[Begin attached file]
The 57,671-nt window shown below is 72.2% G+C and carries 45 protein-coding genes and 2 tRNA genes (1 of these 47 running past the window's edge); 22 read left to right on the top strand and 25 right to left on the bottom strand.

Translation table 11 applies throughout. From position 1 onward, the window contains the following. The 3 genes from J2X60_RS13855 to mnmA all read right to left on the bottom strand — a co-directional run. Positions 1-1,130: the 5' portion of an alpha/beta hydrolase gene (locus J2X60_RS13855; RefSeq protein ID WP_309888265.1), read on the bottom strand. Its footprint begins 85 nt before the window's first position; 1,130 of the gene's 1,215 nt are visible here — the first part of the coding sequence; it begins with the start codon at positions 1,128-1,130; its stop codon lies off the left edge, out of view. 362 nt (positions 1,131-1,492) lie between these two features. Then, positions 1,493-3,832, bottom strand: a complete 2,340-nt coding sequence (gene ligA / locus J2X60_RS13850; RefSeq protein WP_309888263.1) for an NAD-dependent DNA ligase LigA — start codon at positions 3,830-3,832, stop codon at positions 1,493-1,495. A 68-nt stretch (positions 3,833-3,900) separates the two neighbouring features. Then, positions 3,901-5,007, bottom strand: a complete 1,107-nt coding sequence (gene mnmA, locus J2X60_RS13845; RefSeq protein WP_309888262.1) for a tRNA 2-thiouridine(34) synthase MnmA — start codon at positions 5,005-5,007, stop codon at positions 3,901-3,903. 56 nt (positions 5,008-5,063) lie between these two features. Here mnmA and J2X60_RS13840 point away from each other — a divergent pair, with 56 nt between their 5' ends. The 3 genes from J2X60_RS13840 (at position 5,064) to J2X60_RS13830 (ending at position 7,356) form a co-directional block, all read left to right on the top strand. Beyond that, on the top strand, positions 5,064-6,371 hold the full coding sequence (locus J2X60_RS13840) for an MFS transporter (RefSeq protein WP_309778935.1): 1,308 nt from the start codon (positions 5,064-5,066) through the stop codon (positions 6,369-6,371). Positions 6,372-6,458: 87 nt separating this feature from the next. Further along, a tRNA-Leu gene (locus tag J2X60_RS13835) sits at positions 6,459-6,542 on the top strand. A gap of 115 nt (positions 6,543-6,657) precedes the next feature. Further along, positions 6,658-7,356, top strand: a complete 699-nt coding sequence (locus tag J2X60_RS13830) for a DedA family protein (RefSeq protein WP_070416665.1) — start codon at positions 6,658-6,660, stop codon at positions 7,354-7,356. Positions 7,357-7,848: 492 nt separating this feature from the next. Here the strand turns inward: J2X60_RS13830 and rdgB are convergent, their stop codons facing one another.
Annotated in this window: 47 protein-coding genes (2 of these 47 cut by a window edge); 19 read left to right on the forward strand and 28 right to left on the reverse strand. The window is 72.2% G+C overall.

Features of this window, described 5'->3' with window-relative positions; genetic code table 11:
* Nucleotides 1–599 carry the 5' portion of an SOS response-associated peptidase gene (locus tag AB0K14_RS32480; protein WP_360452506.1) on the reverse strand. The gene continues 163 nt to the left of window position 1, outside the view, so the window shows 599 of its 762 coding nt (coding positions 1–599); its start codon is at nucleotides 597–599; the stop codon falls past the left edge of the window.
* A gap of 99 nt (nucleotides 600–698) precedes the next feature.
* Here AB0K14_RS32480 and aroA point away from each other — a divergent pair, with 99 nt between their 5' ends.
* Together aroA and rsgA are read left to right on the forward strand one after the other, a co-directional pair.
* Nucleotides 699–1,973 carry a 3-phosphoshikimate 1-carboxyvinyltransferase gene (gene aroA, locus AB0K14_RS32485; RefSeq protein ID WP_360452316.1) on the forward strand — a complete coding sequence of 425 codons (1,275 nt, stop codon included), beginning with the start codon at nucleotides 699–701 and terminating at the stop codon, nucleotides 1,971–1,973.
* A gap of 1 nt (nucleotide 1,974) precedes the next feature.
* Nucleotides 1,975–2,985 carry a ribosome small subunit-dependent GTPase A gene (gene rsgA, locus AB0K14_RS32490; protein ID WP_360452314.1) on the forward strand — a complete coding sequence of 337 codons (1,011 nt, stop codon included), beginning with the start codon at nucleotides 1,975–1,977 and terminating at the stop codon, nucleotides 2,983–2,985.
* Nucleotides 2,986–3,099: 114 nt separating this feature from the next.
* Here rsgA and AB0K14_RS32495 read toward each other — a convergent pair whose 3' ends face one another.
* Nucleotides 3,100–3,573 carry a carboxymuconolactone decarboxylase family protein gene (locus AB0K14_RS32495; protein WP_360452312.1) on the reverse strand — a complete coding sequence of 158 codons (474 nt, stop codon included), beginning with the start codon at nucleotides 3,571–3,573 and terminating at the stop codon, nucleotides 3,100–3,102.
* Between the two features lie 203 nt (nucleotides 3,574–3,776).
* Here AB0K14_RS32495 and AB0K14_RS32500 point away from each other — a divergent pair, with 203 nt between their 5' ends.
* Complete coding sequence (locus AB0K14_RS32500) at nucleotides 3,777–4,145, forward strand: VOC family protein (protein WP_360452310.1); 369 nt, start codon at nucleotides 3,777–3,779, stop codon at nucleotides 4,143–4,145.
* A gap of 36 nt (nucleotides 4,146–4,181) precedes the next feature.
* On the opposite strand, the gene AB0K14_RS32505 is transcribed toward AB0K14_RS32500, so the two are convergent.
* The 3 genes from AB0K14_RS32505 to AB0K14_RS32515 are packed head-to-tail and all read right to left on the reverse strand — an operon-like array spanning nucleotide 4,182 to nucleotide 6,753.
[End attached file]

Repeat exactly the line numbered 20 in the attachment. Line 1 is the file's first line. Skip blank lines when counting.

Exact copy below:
* The 3 genes from AB0K14_RS32505 to AB0K14_RS32515 are packed head-to-tail and all read right to left on the reverse strand — an operon-like array spanning nucleotide 4,182 to nucleotide 6,753.